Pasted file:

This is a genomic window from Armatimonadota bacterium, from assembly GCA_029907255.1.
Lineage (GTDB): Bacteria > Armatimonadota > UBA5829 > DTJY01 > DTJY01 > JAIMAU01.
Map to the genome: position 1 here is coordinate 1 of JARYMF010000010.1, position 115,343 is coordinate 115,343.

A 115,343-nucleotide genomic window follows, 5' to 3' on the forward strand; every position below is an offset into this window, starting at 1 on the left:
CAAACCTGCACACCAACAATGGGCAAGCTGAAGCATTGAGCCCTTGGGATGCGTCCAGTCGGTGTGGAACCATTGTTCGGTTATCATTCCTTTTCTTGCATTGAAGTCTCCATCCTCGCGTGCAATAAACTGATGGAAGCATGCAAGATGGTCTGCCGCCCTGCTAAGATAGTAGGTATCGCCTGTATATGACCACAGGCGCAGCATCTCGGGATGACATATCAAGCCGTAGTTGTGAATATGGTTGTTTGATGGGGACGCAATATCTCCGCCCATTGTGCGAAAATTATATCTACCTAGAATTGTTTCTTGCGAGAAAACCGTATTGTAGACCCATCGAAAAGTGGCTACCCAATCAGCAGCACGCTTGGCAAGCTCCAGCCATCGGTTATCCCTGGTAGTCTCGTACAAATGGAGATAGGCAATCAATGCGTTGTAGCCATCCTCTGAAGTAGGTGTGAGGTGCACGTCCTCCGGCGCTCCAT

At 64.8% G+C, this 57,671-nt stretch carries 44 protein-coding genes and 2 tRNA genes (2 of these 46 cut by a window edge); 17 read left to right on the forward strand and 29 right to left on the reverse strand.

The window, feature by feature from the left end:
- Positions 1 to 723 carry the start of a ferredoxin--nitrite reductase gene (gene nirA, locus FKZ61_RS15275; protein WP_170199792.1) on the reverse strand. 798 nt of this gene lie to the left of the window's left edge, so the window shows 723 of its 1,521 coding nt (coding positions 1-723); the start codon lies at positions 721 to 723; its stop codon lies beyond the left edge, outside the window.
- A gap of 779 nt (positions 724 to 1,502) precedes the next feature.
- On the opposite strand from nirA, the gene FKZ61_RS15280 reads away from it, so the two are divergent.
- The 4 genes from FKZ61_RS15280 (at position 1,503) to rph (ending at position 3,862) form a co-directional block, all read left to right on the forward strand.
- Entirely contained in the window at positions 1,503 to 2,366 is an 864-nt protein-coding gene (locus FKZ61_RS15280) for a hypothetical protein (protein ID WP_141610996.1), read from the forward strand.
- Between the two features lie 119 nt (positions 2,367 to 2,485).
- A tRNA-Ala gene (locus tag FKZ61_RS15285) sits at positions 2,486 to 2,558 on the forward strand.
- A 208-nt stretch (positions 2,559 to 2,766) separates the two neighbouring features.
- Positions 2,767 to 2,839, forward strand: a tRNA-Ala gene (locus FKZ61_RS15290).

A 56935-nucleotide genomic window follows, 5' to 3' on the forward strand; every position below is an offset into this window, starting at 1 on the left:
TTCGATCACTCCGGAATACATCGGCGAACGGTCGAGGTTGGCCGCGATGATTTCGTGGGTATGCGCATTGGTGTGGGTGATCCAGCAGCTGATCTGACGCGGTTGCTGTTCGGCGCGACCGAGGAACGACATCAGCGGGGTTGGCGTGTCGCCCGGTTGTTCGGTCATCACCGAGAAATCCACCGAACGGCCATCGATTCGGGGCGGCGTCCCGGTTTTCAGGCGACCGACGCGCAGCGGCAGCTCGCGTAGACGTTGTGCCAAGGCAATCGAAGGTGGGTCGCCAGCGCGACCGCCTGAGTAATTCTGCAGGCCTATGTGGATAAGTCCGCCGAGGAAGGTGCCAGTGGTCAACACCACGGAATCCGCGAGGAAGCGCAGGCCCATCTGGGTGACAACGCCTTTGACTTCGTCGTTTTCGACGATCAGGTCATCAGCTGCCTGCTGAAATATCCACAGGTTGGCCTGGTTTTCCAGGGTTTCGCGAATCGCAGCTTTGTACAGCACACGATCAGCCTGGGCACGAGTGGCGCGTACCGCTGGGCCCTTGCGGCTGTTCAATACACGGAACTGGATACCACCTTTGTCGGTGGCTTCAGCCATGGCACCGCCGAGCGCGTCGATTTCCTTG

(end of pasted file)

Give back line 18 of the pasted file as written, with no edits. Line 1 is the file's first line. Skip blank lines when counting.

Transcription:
TTCGATCACTCCGGAATACATCGGCGAACGGTCGAGGTTGGCCGCGATGATTTCGTGGGTATGCGCATTGGTGTGGGTGATCCAGCAGCTGATCTGACGCGGTTGCTGTTCGGCGCGACCGAGGAACGACATCAGCGGGGTTGGCGTGTCGCCCGGTTGTTCGGTCATCACCGAGAAATCCACCGAACGGCCATCGATTCGGGGCGGCGTCCCGGTTTTCAGGCGACCGACGCGCAGCGGCAGCTCGCGTAGACGTTGTGCCAAGGCAATCGAAGGTGGGTCGCCAGCGCGACCGCCTGAGTAATTCTGCAGGCCTATGTGGATAAGTCCGCCGAGGAAGGTGCCAGTGGTCAACACCACGGAATCCGCGAGGAAGCGCAGGCCCATCTGGGTGACAACGCCTTTGACTTCGTCGTTTTCGACGATCAGGTCATCAGCTGCCTGCTGAAATATCCACAGGTTGGCCTGGTTTTCCAGGGTTTCGCGAATCGCAGCTTTGTACAGCACACGATCAGCCTGGGCACGAGTGGCGCGTACCGCTGGGCCCTTGCGGCTGTTCAATACACGGAACTGGATACCACCTTTGTCGGTGGCTTCAGCCATGGCACCGCCGAGCGCGTCGATTTCCTTG